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Solar Eclipse Captivates San Diegans

Solar Eclipse To Take Shape In San Diego Thursday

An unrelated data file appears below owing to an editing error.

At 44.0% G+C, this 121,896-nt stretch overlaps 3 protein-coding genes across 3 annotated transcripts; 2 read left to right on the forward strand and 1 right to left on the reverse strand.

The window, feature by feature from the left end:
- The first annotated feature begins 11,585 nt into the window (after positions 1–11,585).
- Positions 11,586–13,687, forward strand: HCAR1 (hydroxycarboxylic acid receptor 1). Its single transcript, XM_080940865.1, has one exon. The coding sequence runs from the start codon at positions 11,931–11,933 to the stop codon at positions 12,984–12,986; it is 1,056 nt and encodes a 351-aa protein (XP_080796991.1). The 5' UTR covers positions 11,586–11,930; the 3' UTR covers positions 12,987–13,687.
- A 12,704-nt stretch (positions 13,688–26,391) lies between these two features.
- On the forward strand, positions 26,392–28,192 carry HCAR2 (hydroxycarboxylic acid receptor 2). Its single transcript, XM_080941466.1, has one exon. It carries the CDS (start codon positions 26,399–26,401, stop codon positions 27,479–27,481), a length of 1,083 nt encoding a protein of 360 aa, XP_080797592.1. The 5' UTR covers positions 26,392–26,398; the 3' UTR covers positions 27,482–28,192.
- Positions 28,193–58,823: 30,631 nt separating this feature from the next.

Solar Eclipse To Take Shape In San Diego Thursday GUEST:Steven Snyder, Ph.D., is the executive director of the Reuben H. Fleet Science Center in Balboa Park